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5.  Transverse laparostomy is feasible and effective in the treatment of abdominal compartment syndrome in severe acute pancreatitis 
Only recently has the important role of abdominal compartment syndrome (ACS) been recognized as a contributing factor to the multiple organ failure commonly seen in severe acute pancreatitis (SAP). Decompressive laparostomy for ACS is a life-saving procedure usually performed through a midline incision followed by a negative pressure wound dressing. High risk of intestinal fistulas and frequent inability to close the fascia with ensuing planned ventral hernia has prompted the search for alternative techniques. Subcutaneous fasciotomy may be effective in early and less severe cases of ACS but it is always accompanied with a ventral hernia.
Case report
A patient with SAP developed manifest ACS and was treated with bilateral subcostal laparostomy. Immediately after decompression, the intra-abdominal pressure dropped from 23 mmHg to 10 mmHg, and the respiratory, cardiovascular and renal functions improved markedly leading to full recovery. The abdominal incision including the fascia and the skin was closed gradually over 4 relaparotomies, and during the 6 months' follow up there are no signs of ventral hernia or other wound complications.
Transverse subcostal laparostomy is a promising alternative decompression technique for ACS in SAP. It is feasible, effective and might provide a chance of early fascial closure. Comparative studies are needed to define its role as a decompressive technique for ACS.
PMCID: PMC2266717  PMID: 18234076
6.  Initial Experience of Laparostomy with Immediate Vacuum Therapy in Patients with Severe Peritonitis 
To report our initial experience of laparostomy and immediate intra-abdominal vacuum therapy in patients with severe peritonitis due to intra-abdominal catastrophes.
Twenty-seven patients underwent emergency laparotomy and laparostomy formation with the application of immediate intra-abdominal TRAC–VAC® therapy (male:female ratio, 1:1.2; median age, 73 years; range, 34–84 years). Predicted mortality was assessed using the P-POSSUM score and compared with clinically observed outcomes.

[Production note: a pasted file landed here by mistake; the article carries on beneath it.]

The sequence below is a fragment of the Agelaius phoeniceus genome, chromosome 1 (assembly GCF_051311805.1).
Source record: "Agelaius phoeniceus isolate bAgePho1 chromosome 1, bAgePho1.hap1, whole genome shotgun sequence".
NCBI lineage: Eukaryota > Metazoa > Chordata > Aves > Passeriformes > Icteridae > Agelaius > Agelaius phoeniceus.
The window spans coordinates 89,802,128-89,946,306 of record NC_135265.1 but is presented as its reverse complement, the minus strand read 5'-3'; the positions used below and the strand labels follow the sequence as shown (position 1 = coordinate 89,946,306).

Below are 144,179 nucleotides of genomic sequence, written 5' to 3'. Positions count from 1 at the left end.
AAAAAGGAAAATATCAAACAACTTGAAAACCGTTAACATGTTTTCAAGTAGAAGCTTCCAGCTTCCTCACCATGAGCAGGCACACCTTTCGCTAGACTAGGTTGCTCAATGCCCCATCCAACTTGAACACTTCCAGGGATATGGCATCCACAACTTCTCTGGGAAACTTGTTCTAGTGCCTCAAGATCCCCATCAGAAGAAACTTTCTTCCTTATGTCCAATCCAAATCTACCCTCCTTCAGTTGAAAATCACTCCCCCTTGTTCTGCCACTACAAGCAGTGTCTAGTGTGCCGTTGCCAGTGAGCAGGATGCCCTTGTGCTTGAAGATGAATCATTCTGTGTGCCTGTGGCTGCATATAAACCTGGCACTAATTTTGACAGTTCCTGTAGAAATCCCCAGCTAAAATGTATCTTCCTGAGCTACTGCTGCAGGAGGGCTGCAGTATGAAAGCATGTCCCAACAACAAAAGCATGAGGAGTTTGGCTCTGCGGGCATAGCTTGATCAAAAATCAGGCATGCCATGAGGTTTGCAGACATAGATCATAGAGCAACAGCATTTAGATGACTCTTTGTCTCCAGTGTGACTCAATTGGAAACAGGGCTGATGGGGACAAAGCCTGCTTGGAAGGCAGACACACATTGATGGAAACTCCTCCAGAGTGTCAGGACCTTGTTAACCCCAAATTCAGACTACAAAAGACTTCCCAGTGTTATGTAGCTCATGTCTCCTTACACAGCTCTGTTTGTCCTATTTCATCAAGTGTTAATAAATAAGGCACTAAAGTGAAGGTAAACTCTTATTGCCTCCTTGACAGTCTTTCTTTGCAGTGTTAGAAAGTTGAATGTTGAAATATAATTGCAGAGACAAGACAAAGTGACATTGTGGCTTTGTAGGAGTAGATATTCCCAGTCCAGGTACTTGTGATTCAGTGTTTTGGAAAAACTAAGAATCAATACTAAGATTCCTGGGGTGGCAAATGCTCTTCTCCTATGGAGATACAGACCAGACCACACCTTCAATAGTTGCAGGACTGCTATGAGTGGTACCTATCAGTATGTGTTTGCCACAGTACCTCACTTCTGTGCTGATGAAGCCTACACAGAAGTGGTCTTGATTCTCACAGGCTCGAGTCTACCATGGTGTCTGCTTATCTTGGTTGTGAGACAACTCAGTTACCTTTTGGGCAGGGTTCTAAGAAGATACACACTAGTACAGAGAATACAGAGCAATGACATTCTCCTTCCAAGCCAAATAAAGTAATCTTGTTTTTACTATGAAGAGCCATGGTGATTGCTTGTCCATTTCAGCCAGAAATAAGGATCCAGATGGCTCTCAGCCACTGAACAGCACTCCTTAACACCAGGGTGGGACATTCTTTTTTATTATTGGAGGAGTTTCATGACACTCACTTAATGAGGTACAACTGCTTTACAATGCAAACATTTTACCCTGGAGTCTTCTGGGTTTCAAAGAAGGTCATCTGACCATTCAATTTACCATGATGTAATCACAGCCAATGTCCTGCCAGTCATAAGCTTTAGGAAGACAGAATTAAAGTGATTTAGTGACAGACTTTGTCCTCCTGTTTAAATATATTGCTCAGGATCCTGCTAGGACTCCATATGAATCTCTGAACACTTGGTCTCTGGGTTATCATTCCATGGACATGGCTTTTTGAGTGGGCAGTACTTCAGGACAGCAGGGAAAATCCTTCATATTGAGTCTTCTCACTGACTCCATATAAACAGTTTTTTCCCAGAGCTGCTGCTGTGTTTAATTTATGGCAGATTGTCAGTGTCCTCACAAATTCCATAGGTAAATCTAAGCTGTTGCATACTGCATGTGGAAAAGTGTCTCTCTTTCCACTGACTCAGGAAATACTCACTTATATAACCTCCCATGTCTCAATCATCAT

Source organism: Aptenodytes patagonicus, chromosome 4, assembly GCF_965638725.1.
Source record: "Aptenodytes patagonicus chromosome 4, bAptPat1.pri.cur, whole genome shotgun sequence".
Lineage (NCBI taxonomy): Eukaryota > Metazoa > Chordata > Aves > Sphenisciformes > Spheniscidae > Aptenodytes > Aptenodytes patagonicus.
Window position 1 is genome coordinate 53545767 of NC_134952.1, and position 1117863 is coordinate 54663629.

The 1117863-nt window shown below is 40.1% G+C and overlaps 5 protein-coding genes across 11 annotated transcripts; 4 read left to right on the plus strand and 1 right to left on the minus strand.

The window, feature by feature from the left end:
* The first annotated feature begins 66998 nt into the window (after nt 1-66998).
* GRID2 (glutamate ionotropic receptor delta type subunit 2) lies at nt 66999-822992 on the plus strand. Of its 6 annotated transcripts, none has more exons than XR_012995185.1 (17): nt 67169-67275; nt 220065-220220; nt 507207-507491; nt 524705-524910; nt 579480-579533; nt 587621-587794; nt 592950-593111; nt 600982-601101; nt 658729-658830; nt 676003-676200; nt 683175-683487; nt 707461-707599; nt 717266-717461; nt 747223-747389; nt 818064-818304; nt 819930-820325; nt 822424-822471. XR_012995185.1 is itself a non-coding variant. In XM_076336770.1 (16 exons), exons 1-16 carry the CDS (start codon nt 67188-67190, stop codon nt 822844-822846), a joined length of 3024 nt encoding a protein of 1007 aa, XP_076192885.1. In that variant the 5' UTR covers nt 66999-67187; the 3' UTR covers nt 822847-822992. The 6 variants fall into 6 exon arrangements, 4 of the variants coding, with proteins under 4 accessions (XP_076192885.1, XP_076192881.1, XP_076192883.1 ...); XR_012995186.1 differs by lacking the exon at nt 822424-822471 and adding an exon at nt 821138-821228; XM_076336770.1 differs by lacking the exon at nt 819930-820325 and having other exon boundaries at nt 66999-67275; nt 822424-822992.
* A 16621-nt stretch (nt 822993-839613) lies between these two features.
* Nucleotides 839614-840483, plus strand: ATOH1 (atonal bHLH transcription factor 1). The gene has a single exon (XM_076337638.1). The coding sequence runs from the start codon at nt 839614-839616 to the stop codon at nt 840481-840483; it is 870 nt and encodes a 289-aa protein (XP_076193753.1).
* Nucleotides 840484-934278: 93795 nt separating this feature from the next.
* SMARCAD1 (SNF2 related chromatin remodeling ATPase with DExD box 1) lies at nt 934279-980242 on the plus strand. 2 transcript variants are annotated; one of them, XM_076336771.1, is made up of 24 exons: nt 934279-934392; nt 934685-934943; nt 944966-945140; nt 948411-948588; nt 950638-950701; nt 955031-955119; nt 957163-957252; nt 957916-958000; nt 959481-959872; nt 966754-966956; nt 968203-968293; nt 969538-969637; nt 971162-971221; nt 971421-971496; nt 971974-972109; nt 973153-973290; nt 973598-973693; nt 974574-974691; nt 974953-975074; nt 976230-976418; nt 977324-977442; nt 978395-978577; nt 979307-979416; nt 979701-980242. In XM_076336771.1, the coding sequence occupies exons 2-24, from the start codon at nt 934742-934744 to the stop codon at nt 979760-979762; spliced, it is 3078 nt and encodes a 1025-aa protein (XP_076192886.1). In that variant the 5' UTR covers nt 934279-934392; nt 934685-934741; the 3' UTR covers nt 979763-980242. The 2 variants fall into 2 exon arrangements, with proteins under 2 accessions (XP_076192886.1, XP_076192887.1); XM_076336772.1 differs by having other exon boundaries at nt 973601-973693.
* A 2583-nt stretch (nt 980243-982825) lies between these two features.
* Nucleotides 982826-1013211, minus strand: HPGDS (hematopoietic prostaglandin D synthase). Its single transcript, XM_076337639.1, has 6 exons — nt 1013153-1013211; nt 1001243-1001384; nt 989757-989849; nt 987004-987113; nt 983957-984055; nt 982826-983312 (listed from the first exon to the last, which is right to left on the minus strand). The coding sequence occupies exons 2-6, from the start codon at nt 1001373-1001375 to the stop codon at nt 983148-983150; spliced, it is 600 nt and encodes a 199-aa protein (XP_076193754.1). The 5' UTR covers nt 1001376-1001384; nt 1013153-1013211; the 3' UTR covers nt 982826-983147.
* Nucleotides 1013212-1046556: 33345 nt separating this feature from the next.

Ten patients (37%) with a mean predicted P-POSSUM mortality of 72%, died of sepsis and multi-organ failure. Seventeen patients (mean P-POSSUM 48% expected mortality) survived to discharge. One patient with pancreatitis died from small bowel obstruction 1-year post discharge, two patients developed a small bowel fistula. One patient had an allergic reaction to the VAC dressing. Our patients, treated with laparostomy and TRAC VAC therapy, had a significantly improved observed survival when compared to P-POSSUM expected survival (P = 0.004).
Laparostomy with immediate intraperitoneal VAC therapy is a robust and effective system to manage patients with intra-abdominal catastrophes. There were significantly improved outcomes compared to the mortality predicted by P-POSSUM scores. Damage control surgery with laparostomy formation and intra-abdominal VAC therapy should be considered in patients with severe peritonitis.
PMCID: PMC2966252  PMID: 19785944
Laparostomy; Intraperitoneal VAC therapy; Damage control surgery; POSSUM
7.  Comparative analysis of primary repair vs resection and anastomosis, with laparostomy, in management of typhoid intestinal perforation: results of a rural hospital in northwestern Benin 
BMC Gastroenterology  2013;13:102.
The objective is to compare primary repair vs intestinal resection in cases of intestinal typhoid perforations. In addition, we hypothesised the usefulness of laparostomy for the early diagnosis and treatment of complications.